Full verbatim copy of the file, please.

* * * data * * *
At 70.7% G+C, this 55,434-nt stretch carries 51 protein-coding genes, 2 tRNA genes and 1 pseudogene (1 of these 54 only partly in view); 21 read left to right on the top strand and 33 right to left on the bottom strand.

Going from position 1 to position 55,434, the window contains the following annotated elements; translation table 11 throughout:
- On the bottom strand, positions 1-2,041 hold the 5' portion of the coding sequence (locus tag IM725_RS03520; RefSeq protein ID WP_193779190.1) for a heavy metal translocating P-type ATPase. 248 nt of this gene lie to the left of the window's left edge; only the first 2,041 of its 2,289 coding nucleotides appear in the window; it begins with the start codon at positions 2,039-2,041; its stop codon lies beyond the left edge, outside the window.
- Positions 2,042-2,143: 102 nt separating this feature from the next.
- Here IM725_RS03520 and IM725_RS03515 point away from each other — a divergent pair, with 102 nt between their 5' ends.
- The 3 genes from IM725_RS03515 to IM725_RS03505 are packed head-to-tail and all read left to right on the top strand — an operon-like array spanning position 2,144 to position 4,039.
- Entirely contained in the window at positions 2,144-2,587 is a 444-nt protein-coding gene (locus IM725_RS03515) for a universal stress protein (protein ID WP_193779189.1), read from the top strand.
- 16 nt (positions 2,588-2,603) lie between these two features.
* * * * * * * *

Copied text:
At 70.7% G+C, this 55,434-nt stretch carries 51 protein-coding genes, 2 tRNA genes and 1 pseudogene (1 of these 54 only partly in view); 21 read left to right on the top strand and 33 right to left on the bottom strand.

Going from position 1 to position 55,434, the window contains the following annotated elements; translation table 11 throughout:
- On the bottom strand, positions 1-2,041 hold the 5' portion of the coding sequence (locus tag IM725_RS03520; RefSeq protein ID WP_193779190.1) for a heavy metal translocating P-type ATPase. 248 nt of this gene lie to the left of the window's left edge; only the first 2,041 of its 2,289 coding nucleotides appear in the window; it begins with the start codon at positions 2,039-2,041; its stop codon lies beyond the left edge, outside the window.
- Positions 2,042-2,143: 102 nt separating this feature from the next.
- Here IM725_RS03520 and IM725_RS03515 point away from each other — a divergent pair, with 102 nt between their 5' ends.
- The 3 genes from IM725_RS03515 to IM725_RS03505 are packed head-to-tail and all read left to right on the top strand — an operon-like array spanning position 2,144 to position 4,039.
- Entirely contained in the window at positions 2,144-2,587 is a 444-nt protein-coding gene (locus IM725_RS03515) for a universal stress protein (protein ID WP_193779189.1), read from the top strand.
- 16 nt (positions 2,588-2,603) lie between these two features.